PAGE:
You Tube of the Day: cover of Taylor Swift’s Love Story This guy re-wrote the lyrics from Romeo’s perspective and sang/played them on You Tube. Taylor Swift tweeted and posted on FB about it. Interesting to see if the kid gets a record contract from this. Social media and old-fashioned “anyone can do it” American opportunities at their best.
So I’m paraphrasing a little. What the August 17, 2009 issue of Time actually said is “The Myth about Exercise – Of course it’s good for you, but it won’t make you lose weight. Why it’s what you eat that really counts.” What the article goes on to say- and I’m not even pretending to be unbiased with my summary of this- is that if you exercise, you’ll get hungry. Hungrier than if you didn’t exercise at all. And the author (John Cloud) touts a fair amount of research arguing that you’re more likely to choose pizza than a salad after exercising. This is because you’ve weakened the self-control muscle by forcing yourself to exercise. If he’s right and “…self-control is like muscle…”, Jackson Hole has some big ones. (read entire article here)
Jackson is an extremely active community where “exercise” happens outside the great majority of the time. Surrounded by like-minded people, we think nothing of an 8 hour hike with significant elevation gain and loss. That’s called Saturday. And when we get home, we eat. But the difference is we’ve discover the great dieting secret that has managed to elude the majority of the American public for decades: If you eat more calories than you burn, you’ll get fat. If you eat less calories that you burn, you’ll lose weight. Want to stay the same? A novel idea… just eat as many calories as you burn.
You don’t have to memorize caloric charts for your favorite foods to do this; just use your noggin. Blueberry muffins the size of your head with cinnamon and nuts on top have a lot more calories than an apple (250 more, to be exact). Both are a reasonable mid-morning snack. If all else fails, choose whole foods. Even if they’re calorie-rich like avocados, you’re body is getting plenty of healthy yummy nutrients and will thank you for it later.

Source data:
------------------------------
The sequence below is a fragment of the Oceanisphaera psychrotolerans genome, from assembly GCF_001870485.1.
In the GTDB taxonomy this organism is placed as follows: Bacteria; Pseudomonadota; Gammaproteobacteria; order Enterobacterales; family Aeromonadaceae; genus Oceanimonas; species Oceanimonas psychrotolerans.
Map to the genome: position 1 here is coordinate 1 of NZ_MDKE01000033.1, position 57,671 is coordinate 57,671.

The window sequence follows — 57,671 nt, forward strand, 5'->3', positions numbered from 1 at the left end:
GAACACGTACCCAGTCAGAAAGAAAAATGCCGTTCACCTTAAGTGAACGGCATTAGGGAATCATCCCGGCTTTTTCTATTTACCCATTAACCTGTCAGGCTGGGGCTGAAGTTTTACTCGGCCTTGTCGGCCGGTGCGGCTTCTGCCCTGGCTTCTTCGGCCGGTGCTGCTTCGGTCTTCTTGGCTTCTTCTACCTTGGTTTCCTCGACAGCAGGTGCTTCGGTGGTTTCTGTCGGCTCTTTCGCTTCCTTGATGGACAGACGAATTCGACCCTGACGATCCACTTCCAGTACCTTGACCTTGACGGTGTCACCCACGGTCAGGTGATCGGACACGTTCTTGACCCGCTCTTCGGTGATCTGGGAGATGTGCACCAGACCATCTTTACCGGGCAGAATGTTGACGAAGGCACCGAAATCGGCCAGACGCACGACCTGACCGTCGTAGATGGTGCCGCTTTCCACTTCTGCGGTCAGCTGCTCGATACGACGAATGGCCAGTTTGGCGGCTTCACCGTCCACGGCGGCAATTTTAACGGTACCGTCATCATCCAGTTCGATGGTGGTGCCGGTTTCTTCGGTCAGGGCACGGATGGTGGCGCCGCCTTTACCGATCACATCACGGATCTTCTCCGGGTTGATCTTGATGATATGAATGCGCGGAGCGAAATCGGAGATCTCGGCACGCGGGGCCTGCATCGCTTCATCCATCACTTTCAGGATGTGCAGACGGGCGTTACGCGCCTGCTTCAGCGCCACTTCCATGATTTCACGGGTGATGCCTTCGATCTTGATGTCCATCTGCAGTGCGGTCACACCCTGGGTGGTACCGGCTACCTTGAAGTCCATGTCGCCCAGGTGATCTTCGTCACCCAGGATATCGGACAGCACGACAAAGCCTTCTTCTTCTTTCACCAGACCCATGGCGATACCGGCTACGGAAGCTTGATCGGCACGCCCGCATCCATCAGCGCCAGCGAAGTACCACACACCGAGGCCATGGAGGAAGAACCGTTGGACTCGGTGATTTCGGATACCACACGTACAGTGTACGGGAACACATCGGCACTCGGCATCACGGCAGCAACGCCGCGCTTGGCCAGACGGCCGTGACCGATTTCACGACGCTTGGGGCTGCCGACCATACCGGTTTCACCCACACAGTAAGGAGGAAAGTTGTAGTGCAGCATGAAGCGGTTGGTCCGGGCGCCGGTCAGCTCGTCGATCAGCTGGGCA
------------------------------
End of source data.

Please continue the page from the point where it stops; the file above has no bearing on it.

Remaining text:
If you’re in Jackson, take a look around the town square. Those big beer guts? Those are tourists from Michigan. The guy with the 6-pack behind the counter at the t-shirt shop? Yeah, he lives here.
Quote of the day: “In general, for weight loss, exercise is pretty useless.” -Eric Ravussin, chair in diabetes and metabolism at Louisiana State University and prominent exercise researcher.
I was designing a postcard for a sort of travel agent company. They asked for a identifiable, classic Jackson Hole ski shot on the back. I found an image with two 20-something women drinking beer on a deck overlooking the ski area and thought “now THAT’s a ski vacation”. The agency I was working for also loved it, but said I needed to provide further options as the company had something different in mind. My rationale for using the beer image was the following:
“Skiing, especially at Jackson, is a challenge. By their very nature, challenges are uncomfortable. But skiing is about more than strapping on two sticks and sliding down the hill. It’s about reliving the challenges of the day with a great excuse to drink beer at 3pm with people you just shared an amazing experience with. The beer image invokes the nostalgia of relaxing and the entire experience of ski vacation; not just the mountain. It’s also a part of the ski experience that non-skiing family members can participate in (Jackson is often criticized for not having many non-skiing activities).”
The client bought the image.
If you’re looking for my graphic design business site, click here.
Website of the Day: www.apres.org, “A Singles Club for Active Adults”